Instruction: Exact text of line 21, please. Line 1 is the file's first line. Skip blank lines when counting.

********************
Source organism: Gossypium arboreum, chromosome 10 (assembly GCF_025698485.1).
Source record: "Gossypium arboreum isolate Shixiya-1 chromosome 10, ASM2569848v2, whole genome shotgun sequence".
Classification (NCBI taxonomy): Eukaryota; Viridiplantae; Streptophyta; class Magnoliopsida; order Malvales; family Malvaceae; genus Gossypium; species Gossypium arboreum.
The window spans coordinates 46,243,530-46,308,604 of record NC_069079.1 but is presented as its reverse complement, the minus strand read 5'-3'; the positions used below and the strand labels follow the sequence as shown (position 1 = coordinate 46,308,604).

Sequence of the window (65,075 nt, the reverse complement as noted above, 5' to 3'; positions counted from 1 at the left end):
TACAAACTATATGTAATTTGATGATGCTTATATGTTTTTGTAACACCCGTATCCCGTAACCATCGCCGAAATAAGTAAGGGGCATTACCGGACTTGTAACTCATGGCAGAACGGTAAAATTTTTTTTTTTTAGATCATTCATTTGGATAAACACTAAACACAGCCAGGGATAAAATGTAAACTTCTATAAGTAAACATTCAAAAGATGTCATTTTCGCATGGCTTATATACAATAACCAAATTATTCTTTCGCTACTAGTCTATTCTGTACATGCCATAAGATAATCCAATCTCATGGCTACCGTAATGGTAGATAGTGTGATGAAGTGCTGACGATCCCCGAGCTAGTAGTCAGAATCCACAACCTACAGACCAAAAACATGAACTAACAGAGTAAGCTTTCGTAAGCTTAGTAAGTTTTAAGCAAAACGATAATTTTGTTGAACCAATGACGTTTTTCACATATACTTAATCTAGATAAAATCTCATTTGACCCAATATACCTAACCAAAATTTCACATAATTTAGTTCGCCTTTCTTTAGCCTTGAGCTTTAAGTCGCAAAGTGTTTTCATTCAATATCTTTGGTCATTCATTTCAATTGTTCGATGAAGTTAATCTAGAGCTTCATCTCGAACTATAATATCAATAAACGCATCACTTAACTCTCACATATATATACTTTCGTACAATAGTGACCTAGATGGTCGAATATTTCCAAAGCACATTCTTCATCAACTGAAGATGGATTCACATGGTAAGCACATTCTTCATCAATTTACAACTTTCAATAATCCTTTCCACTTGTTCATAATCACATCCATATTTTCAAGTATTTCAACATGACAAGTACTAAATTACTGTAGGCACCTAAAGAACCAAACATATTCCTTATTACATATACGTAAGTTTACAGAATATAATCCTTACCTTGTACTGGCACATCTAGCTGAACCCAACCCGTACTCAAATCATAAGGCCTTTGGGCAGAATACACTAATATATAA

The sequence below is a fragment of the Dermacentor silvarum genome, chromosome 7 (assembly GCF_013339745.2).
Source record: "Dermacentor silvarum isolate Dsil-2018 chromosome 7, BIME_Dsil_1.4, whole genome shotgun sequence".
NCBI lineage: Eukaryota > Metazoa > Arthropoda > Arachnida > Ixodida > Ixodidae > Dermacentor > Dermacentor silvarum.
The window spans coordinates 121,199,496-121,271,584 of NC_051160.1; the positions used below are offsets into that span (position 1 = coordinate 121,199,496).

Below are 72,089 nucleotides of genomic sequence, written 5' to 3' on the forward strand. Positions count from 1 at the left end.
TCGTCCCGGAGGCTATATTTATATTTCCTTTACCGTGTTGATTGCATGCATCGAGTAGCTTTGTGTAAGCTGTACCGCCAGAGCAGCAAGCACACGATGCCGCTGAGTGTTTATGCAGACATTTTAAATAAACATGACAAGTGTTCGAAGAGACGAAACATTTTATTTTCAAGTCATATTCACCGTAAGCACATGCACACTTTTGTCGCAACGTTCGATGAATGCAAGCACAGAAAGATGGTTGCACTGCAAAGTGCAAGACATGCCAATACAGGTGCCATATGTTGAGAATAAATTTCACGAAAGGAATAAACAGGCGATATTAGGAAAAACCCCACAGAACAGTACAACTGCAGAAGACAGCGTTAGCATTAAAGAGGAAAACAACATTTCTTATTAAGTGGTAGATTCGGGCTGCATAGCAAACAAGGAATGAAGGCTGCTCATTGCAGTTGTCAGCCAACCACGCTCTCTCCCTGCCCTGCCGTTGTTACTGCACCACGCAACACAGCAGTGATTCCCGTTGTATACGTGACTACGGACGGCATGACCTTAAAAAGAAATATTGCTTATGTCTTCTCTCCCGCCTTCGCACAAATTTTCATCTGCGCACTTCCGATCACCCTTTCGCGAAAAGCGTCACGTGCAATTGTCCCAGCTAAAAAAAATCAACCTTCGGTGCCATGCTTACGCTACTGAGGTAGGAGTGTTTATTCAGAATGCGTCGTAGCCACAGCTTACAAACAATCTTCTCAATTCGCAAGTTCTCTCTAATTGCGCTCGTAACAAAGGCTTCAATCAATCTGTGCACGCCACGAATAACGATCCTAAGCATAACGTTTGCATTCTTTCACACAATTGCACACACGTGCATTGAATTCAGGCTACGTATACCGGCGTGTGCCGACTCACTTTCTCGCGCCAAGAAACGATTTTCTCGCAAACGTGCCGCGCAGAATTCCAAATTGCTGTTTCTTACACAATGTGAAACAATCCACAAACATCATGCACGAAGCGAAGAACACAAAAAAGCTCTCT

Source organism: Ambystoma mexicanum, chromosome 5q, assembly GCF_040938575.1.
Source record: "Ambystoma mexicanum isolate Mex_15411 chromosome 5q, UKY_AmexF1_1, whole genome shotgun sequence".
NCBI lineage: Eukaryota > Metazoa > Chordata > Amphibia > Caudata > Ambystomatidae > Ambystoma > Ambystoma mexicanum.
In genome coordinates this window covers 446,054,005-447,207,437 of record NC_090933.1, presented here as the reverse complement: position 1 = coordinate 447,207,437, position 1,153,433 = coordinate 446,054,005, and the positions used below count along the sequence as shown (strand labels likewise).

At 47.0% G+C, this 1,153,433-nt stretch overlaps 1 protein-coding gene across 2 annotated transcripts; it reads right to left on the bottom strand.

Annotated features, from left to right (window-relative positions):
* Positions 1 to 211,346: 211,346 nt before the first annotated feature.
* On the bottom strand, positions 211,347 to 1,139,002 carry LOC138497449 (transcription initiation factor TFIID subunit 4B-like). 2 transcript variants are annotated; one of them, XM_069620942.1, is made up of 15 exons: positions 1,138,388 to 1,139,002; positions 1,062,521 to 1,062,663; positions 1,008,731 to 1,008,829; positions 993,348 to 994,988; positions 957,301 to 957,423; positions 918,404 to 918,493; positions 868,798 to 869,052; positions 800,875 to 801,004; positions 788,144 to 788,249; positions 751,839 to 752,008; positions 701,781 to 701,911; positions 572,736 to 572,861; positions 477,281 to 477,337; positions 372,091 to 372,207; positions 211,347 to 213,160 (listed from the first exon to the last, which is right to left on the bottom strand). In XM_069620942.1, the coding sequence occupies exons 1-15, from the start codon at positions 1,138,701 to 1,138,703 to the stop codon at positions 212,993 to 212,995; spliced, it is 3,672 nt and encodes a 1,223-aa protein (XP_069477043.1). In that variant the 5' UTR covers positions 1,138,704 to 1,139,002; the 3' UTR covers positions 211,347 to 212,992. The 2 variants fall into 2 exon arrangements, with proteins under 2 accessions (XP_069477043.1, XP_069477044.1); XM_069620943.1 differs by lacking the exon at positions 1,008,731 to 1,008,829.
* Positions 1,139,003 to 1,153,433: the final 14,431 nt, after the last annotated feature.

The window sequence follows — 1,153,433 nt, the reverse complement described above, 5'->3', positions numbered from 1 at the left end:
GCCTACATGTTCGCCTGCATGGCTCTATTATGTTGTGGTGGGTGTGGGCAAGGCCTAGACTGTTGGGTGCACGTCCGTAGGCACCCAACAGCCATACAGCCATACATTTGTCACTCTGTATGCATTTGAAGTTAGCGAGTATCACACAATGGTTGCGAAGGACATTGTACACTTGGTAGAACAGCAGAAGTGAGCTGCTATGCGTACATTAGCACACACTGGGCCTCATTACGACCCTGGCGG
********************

* Positions 1,139,003 to 1,153,433: the final 14,431 nt, after the last annotated feature.